If you decide to submit your voluntary resignation and your supervisor offers you the possibility of an exit interview, do not miss the opportunity to use it to close your relationship with this company in your favor. It is better to approach it from that perspective than to focus the interview on unloading all your discomfort and burning your bridges with the company.
What’s stopping me from quitting my job?
In many cases, it is not a matter of not daring to “take the leap”, but what prevents us from being able to leave a toxic job is simply that we cannot: we need that job and we do not have a better alternative in the short term. That’s why we can’t afford to take the leap since we have family or personal burdens, we don’t have a good resume, and breaking our current contract could hurt us more than benefit us.
Other times we could find alternatives if we look for them, or our situation is not so bad, but the very idea of leaving our job creates a lot of discomforts and blocks us. In order to manage this blockage, various responses arise in us, which can interact with each other.
These responses must be understood as defense mechanisms against the threat of leaving the job, even if we are talking about having to leave a toxic job. From this point of view, they are coping strategies, resources that we use to manage the situation, and what awakens us. They are attempts to adapt to the situation, although sustained over time they can also become part of the problem, to the extent that they prevent us from quitting a toxic or simply unsatisfactory job.
It’s what you feel while you think: what’s going to happen to me, I won’t find another job given the situation, what if the next job is the same or worse?
I’m in bad shape but I’m comfortable, I have no energy or motivation to start an active job search, to adapt to a new company, to start from scratch… I’d better stay here, even if I don’t like it.
Or lack of awareness of the true characteristics of the job and its effects on me. Or, simply, great efforts to divert attention from that point: it’s no big deal, these things happen in every job, the beginnings in a job are like this, I can hold on, I give myself a year (and another year, and another year)….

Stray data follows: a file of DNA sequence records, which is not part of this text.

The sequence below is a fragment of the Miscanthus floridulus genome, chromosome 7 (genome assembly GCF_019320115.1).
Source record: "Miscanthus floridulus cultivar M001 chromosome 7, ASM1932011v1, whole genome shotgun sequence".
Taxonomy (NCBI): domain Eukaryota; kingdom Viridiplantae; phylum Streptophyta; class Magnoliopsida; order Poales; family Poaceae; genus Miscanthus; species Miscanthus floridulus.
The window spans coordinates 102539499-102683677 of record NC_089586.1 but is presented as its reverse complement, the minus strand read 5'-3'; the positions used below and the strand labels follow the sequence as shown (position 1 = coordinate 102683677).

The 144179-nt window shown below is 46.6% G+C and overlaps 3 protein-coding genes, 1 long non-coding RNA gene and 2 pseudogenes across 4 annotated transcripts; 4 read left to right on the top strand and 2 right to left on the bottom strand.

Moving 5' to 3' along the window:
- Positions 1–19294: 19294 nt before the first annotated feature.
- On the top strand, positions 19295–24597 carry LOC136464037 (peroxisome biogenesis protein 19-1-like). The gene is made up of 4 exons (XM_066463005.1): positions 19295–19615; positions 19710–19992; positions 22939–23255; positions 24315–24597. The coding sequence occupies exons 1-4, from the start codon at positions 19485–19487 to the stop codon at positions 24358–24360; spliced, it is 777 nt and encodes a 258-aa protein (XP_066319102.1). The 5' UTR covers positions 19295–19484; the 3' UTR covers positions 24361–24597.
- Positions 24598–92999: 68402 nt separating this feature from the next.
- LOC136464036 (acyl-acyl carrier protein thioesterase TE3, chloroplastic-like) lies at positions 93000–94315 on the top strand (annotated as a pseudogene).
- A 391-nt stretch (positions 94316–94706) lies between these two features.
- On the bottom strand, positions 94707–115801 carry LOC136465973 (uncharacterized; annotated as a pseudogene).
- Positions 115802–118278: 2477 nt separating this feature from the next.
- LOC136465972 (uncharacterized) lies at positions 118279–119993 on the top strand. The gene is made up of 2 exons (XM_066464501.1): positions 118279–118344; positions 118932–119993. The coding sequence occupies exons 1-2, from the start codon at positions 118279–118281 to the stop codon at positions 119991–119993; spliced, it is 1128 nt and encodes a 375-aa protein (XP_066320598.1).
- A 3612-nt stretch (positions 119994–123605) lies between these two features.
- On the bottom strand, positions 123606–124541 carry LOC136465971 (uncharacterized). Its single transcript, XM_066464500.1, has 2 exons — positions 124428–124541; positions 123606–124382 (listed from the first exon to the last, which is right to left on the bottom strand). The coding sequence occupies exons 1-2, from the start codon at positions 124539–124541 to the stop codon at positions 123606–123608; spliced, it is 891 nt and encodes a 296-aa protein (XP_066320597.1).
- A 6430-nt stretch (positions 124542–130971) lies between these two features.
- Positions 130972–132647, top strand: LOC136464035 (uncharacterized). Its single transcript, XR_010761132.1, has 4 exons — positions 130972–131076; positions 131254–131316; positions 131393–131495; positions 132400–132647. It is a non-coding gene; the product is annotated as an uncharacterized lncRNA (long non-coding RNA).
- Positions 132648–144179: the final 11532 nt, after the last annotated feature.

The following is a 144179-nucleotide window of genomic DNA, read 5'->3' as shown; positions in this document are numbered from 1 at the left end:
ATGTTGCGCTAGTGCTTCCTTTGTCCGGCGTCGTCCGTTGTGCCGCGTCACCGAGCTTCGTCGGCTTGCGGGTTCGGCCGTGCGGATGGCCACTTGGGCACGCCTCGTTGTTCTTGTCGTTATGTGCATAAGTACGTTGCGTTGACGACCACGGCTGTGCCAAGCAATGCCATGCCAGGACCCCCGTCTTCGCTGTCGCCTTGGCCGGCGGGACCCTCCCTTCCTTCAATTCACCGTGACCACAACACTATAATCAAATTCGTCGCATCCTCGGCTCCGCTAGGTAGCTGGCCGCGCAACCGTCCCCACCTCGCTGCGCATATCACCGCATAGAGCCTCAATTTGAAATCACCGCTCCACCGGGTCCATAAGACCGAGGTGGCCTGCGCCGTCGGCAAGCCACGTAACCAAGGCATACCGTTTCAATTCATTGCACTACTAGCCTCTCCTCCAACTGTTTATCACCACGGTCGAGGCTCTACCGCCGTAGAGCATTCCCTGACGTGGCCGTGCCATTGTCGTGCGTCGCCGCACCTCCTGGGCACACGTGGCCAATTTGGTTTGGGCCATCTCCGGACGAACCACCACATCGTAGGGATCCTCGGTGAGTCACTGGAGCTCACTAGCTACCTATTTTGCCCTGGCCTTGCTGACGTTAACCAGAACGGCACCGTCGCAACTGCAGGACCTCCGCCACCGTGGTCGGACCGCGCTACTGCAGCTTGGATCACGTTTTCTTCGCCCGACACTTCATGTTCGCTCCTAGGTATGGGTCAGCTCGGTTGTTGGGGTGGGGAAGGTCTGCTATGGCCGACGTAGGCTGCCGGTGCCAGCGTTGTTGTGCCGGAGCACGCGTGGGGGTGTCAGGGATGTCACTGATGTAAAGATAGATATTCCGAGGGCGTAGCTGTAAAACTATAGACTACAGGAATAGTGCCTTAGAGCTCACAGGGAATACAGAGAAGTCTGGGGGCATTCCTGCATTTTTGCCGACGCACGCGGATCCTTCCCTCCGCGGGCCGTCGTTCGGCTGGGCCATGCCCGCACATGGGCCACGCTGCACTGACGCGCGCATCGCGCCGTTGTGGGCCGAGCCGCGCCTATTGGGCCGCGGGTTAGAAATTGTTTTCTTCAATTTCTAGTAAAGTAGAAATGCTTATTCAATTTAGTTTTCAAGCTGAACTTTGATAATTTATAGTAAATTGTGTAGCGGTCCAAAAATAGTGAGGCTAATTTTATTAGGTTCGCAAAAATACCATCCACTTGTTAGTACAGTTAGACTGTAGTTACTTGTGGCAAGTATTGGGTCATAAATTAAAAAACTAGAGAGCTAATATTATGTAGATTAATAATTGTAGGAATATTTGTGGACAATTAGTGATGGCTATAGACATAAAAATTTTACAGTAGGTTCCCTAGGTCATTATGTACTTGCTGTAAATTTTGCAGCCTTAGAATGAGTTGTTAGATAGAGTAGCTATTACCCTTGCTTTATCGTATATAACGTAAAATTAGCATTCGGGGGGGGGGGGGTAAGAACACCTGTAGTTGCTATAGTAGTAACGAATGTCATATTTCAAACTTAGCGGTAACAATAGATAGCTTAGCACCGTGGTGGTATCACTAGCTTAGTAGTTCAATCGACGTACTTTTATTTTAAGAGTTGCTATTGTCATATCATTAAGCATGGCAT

Emotional well-being for employees
To leave a toxic job is hard and, as we said before, it is important to take care of ourselves as much as possible while we make the decision and put it into practice.
Ifeel has developed an emotional well-being program for companies, designed by its team of expert psychologists with the aim of helping companies boost productivity in a sustainable way by taking care of their teams’ mental health.
Through this partnership, HR managers can receive personalized, data-driven advice on how to prevent their team members from feeling intoxicated by their work. You can try our program today and start benefiting from its resources.
Additionally, ifeel’s emotional well-being program for companies offers employees a mental health care service structured at different levels depending on what they need at any given time. So, they can access various mental health care tools with ifeel’s app. On a second level, they can receive emotional support through a chat with one of our platform’s registered psychologists. If continuous help is needed over time, they only have to access the third level of the program: online psychological therapy with a psychologist specialized in cases like theirs.
We hope you found this post about how to leave a toxic job interesting. If you want more information about our emotional well-being program for companies just get in touch and we will contact your team as soon as possible.